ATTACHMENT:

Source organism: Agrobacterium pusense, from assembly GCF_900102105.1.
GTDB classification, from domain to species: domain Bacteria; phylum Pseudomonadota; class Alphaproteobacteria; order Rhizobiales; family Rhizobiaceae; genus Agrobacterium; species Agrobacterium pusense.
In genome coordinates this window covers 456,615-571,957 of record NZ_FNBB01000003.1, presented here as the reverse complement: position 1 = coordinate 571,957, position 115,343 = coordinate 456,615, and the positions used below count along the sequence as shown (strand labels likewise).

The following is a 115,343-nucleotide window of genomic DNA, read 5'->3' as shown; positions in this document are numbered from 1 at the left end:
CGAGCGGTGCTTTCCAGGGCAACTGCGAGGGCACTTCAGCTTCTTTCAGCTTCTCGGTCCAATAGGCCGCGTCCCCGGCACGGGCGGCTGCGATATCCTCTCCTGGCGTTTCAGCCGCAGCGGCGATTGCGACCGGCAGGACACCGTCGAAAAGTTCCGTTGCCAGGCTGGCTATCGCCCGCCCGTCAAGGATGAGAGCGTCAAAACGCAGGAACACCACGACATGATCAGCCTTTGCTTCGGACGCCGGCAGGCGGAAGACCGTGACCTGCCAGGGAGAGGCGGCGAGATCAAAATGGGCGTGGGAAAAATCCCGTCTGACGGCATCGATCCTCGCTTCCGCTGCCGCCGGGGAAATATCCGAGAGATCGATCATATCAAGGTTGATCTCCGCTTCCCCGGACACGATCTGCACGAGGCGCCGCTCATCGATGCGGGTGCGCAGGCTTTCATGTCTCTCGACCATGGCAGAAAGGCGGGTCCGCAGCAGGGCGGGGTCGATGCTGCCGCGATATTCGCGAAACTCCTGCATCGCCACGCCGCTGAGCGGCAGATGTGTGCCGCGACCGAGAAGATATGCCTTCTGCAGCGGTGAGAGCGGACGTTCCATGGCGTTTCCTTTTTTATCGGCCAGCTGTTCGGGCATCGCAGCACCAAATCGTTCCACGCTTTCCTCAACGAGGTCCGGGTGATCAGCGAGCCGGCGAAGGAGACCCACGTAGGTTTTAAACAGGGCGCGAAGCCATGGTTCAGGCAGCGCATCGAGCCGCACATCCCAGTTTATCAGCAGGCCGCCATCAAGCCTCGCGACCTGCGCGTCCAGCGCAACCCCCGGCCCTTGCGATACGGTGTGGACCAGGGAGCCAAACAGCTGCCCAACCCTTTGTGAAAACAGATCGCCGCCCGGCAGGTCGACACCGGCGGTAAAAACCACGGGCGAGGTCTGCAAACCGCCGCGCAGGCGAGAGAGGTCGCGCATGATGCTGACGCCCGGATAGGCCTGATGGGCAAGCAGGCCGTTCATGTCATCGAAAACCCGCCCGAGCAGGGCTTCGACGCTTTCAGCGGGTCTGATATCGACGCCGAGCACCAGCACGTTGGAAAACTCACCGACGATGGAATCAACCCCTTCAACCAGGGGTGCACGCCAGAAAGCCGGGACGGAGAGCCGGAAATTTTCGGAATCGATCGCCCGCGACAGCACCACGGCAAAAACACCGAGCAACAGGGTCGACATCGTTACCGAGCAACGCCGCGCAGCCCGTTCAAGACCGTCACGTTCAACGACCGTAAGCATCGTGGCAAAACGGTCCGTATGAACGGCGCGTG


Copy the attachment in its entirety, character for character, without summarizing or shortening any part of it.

Source organism: Agrobacterium pusense, from assembly GCF_900102105.1.
GTDB classification, from domain to species: domain Bacteria; phylum Pseudomonadota; class Alphaproteobacteria; order Rhizobiales; family Rhizobiaceae; genus Agrobacterium; species Agrobacterium pusense.
In genome coordinates this window covers 456,615-571,957 of record NZ_FNBB01000003.1, presented here as the reverse complement: position 1 = coordinate 571,957, position 115,343 = coordinate 456,615, and the positions used below count along the sequence as shown (strand labels likewise).

The following is a 115,343-nucleotide window of genomic DNA, read 5'->3' as shown; positions in this document are numbered from 1 at the left end:
CGAGCGGTGCTTTCCAGGGCAACTGCGAGGGCACTTCAGCTTCTTTCAGCTTCTCGGTCCAATAGGCCGCGTCCCCGGCACGGGCGGCTGCGATATCCTCTCCTGGCGTTTCAGCCGCAGCGGCGATTGCGACCGGCAGGACACCGTCGAAAAGTTCCGTTGCCAGGCTGGCTATCGCCCGCCCGTCAAGGATGAGAGCGTCAAAACGCAGGAACACCACGACATGATCAGCCTTTGCTTCGGACGCCGGCAGGCGGAAGACCGTGACCTGCCAGGGAGAGGCGGCGAGATCAAAATGGGCGTGGGAAAAATCCCGTCTGACGGCATCGATCCTCGCTTCCGCTGCCGCCGGGGAAATATCCGAGAGATCGATCATATCAAGGTTGATCTCCGCTTCCCCGGACACGATCTGCACGAGGCGCCGCTCATCGATGCGGGTGCGCAGGCTTTCATGTCTCTCGACCATGGCAGAAAGGCGGGTCCGCAGCAGGGCGGGGTCGATGCTGCCGCGATATTCGCGAAACTCCTGCATCGCCACGCCGCTGAGCGGCAGATGTGTGCCGCGACCGAGAAGATATGCCTTCTGCAGCGGTGAGAGCGGACGTTCCATGGCGTTTCCTTTTTTATCGGCCAGCTGTTCGGGCATCGCAGCACCAAATCGTTCCACGCTTTCCTCAACGAGGTCCGGGTGATCAGCGAGCCGGCGAAGGAGACCCACGTAGGTTTTAAACAGGGCGCGAAGCCATGGTTCAGGCAGCGCATCGAGCCGCACATCCCAGTTTATCAGCAGGCCGCCATCAAGCCTCGCGACCTGCGCGTCCAGCGCAACCCCCGGCCCTTGCGATACGGTGTGGACCAGGGAGCCAAACAGCTGCCCAACCCTTTGTGAAAACAGATCGCCGCCCGGCAGGTCGACACCGGCGGTAAAAACCACGGGCGAGGTCTGCAAACCGCCGCGCAGGCGAGAGAGGTCGCGCATGATGCTGACGCCCGGATAGGCCTGATGGGCAAGCAGGCCGTTCATGTCATCGAAAACCCGCCCGAGCAGGGCTTCGACGCTTTCAGCGGGTCTGATATCGACGCCGAGCACCAGCACGTTGGAAAACTCACCGACGATGGAATCAACCCCTTCAACCAGGGGTGCACGCCAGAAAGCCGGGACGGAGAGCCGGAAATTTTCGGAATCGATCGCCCGCGACAGCACCACGGCAAAAACACCGAGCAACAGGGTCGACATCGTTACCGAGCAACGCCGCGCAGCCCGTTCAAGACCGTCACGTTCAACGACCGTAAGCATCGTGGCAAAACGGTCCGTATGAACGGCGCGTG